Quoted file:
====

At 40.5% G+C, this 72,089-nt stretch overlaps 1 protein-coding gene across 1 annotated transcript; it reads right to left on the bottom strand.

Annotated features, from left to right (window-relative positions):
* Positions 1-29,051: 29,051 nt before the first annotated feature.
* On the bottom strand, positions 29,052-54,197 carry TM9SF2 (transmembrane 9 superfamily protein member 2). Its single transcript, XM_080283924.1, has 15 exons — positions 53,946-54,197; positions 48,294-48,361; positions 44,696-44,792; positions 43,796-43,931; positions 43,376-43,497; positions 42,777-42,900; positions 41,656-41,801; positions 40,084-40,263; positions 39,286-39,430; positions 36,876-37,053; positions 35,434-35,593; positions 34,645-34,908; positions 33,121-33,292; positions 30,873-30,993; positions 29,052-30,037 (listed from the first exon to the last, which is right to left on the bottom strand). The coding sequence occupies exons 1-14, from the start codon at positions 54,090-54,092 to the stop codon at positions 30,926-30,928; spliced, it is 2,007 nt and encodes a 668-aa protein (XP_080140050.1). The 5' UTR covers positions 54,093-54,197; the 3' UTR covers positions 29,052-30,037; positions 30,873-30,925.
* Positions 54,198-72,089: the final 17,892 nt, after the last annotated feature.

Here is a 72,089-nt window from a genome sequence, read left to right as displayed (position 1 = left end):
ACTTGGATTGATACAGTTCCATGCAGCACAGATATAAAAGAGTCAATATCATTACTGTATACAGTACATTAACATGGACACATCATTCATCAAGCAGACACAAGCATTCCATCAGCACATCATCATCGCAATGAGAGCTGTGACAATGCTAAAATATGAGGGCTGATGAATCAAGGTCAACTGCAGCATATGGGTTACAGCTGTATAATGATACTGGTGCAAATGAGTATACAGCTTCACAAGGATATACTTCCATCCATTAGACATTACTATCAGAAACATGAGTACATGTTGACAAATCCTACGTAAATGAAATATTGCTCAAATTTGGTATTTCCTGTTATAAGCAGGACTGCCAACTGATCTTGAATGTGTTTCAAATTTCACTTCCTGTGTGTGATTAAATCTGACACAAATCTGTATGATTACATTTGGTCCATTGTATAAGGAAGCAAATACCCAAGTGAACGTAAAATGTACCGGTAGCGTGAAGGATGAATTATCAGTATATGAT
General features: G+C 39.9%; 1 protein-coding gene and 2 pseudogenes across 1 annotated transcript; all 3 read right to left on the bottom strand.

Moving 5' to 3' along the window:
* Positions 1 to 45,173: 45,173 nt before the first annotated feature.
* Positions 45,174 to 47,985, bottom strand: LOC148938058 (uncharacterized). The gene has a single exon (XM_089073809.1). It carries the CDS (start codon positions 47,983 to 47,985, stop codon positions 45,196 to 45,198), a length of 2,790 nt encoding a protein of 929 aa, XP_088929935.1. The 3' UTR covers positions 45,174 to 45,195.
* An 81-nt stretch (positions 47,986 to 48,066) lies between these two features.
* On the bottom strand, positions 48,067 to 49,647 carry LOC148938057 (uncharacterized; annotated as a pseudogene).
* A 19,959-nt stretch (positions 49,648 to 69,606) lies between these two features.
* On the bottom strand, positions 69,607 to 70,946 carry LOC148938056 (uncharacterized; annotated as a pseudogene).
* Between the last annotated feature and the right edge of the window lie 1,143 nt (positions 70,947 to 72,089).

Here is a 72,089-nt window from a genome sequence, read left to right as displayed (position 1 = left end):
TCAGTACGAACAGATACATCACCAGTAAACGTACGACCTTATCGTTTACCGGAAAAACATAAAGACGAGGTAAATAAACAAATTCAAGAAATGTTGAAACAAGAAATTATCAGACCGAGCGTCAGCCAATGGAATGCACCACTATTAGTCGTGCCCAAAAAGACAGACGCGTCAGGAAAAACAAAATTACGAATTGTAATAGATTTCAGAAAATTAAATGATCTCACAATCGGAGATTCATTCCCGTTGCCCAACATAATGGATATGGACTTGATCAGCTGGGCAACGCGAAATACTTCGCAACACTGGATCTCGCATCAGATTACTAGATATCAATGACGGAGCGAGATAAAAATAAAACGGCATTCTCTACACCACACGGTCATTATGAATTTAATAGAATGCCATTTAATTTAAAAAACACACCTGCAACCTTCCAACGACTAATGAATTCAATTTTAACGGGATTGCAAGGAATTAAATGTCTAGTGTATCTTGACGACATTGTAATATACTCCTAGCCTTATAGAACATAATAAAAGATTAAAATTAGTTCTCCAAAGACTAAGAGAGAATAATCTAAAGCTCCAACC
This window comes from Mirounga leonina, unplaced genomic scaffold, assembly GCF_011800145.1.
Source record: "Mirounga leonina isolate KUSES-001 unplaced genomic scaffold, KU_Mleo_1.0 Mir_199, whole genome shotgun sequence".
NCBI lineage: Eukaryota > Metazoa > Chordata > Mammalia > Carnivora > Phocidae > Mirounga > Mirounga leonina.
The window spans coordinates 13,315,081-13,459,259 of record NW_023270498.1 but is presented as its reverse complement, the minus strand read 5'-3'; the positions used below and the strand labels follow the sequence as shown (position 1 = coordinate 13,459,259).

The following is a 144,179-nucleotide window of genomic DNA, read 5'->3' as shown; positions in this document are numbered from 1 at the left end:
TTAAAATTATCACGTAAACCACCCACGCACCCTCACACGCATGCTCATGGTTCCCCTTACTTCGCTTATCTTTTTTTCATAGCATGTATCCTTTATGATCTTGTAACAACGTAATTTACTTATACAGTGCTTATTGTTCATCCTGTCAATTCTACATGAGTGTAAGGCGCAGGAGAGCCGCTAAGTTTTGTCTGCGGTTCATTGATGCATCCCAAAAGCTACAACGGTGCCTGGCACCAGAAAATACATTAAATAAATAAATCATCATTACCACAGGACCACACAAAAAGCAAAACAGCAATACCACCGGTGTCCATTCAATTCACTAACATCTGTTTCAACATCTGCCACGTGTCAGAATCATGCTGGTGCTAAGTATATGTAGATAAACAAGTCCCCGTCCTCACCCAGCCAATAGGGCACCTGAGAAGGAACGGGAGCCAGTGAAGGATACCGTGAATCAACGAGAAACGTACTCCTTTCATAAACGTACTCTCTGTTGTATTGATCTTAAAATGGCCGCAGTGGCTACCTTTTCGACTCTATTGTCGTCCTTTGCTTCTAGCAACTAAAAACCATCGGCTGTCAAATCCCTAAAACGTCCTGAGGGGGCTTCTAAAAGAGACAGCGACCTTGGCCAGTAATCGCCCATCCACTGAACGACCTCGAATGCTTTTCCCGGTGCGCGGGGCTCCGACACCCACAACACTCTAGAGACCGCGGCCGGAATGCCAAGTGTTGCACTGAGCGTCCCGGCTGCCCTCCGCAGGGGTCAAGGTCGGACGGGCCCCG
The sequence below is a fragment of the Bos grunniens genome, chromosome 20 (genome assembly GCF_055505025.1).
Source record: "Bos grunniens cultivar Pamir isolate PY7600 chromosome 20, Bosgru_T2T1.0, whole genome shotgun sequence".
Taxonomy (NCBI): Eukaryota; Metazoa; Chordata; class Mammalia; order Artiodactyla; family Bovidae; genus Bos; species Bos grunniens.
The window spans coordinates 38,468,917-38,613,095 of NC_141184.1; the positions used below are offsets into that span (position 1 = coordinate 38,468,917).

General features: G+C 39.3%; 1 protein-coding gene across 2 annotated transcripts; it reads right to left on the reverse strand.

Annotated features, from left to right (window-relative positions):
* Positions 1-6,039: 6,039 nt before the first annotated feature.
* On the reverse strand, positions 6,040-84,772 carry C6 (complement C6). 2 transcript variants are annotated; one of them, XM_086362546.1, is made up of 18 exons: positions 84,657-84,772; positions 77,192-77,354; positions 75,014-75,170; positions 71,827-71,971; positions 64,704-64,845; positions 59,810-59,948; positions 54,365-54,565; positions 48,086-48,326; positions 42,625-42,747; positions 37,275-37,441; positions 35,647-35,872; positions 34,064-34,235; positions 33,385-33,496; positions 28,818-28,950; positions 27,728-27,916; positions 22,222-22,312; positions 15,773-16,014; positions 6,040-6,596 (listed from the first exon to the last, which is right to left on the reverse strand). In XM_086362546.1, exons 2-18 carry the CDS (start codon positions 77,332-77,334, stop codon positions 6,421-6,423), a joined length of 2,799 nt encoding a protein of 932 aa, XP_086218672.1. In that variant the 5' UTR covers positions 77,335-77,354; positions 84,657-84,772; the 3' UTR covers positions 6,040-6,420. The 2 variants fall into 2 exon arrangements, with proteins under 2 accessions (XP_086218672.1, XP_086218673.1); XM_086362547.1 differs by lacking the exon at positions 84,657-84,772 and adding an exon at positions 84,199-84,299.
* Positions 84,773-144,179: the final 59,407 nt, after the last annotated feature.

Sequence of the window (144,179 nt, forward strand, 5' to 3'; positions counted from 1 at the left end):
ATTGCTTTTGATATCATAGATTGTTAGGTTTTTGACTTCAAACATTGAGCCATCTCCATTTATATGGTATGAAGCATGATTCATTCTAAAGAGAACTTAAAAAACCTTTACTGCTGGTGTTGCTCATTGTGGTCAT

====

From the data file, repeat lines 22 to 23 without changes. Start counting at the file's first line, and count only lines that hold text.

The window spans coordinates 13,315,081-13,459,259 of record NW_023270498.1 but is presented as its reverse complement, the minus strand read 5'-3'; the positions used below and the strand labels follow the sequence as shown (position 1 = coordinate 13,459,259).

The following is a 144,179-nucleotide window of genomic DNA, read 5'->3' as shown; positions in this document are numbered from 1 at the left end: